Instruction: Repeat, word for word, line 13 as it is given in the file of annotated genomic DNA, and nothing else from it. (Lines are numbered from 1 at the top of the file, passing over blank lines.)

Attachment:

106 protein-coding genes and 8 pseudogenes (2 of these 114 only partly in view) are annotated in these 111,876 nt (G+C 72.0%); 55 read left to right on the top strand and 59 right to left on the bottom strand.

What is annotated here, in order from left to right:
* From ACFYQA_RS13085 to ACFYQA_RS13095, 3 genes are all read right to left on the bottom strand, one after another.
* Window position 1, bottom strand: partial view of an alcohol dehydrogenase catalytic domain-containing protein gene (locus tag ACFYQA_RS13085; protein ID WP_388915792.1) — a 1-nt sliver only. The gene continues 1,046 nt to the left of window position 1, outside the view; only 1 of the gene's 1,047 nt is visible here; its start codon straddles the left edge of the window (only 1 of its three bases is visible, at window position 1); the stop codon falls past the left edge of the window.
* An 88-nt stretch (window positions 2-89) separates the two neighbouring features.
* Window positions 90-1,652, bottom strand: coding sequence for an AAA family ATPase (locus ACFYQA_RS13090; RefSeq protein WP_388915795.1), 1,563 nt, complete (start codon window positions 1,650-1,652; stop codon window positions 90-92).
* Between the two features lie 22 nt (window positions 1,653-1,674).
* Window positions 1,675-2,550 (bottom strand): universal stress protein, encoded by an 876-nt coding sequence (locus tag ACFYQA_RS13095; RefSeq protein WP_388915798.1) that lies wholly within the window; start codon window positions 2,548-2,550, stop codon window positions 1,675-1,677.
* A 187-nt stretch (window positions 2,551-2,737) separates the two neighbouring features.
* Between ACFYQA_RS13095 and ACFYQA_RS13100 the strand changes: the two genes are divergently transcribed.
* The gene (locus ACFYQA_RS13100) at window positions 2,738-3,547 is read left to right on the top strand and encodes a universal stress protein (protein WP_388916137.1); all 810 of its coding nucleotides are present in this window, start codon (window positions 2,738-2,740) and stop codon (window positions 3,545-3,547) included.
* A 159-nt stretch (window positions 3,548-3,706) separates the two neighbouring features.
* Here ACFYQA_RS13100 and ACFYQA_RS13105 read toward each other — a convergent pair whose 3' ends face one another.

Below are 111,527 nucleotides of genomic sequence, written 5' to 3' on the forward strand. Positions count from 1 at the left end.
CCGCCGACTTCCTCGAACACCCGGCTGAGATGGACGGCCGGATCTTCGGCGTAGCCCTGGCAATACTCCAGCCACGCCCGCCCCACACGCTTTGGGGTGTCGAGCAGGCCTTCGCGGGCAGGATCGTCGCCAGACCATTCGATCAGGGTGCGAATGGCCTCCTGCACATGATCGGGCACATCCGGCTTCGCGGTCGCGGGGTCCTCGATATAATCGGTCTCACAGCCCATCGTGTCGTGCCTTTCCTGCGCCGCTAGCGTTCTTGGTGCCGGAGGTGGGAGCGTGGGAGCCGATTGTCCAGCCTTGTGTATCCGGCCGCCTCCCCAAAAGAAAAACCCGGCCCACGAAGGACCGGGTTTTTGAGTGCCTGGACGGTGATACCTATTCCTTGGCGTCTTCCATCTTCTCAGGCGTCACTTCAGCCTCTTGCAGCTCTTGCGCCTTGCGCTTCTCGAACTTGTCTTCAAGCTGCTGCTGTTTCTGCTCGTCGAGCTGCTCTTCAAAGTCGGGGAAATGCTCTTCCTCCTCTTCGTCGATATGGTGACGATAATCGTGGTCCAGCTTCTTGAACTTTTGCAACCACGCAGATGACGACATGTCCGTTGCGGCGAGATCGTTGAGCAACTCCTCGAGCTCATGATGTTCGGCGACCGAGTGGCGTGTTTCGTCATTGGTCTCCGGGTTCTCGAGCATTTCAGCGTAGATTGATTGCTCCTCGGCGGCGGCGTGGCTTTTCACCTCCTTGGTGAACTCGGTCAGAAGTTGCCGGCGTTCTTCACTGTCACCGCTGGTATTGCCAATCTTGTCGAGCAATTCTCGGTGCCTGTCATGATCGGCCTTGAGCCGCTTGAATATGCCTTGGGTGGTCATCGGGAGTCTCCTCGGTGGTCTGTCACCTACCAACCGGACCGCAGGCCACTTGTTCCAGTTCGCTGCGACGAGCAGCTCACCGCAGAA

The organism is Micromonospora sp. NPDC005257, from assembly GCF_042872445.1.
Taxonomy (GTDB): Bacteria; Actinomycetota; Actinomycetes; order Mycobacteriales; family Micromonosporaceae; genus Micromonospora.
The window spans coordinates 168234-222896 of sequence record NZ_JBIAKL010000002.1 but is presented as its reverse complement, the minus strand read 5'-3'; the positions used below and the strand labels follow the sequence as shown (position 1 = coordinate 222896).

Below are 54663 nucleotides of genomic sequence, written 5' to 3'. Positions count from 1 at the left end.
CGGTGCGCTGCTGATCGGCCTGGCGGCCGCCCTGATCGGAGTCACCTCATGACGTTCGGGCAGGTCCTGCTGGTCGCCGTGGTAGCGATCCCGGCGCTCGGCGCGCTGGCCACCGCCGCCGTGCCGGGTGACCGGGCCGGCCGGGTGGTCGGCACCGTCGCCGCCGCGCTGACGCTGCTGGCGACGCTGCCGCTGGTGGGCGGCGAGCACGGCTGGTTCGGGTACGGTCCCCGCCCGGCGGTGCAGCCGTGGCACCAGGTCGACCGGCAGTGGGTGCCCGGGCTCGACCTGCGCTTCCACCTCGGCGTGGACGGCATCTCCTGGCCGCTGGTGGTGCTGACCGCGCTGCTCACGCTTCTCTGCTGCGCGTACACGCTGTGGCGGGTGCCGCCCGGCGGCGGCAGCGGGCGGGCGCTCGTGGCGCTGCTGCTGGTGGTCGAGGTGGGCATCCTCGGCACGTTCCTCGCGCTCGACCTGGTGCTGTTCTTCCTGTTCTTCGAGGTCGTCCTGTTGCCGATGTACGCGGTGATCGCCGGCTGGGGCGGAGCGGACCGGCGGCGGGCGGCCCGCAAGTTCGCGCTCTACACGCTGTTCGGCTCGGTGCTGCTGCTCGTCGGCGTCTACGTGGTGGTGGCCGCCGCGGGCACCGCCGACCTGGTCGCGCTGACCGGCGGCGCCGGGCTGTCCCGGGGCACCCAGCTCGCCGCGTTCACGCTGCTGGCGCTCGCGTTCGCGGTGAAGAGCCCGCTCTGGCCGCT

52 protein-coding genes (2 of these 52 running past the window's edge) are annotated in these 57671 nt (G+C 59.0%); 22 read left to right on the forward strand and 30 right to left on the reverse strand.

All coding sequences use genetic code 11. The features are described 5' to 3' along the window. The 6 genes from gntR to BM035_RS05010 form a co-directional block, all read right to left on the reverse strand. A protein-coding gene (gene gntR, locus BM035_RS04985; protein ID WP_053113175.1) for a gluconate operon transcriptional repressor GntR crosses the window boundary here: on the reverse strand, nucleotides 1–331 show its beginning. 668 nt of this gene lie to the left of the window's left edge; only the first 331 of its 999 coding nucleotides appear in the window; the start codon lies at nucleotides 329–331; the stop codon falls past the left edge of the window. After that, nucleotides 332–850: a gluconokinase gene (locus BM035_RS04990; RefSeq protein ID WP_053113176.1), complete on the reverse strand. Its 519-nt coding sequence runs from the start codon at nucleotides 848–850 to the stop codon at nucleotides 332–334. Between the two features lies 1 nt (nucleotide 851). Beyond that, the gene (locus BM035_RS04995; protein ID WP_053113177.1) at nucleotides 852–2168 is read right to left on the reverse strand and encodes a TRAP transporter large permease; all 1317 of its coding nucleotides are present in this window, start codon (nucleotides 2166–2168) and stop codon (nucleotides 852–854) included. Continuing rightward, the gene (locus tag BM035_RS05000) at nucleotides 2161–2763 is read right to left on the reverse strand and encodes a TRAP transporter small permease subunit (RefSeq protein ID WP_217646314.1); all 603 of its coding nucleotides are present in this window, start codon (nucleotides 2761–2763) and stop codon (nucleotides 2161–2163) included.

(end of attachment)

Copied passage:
* Here ACFYQA_RS13100 and ACFYQA_RS13105 read toward each other — a convergent pair whose 3' ends face one another.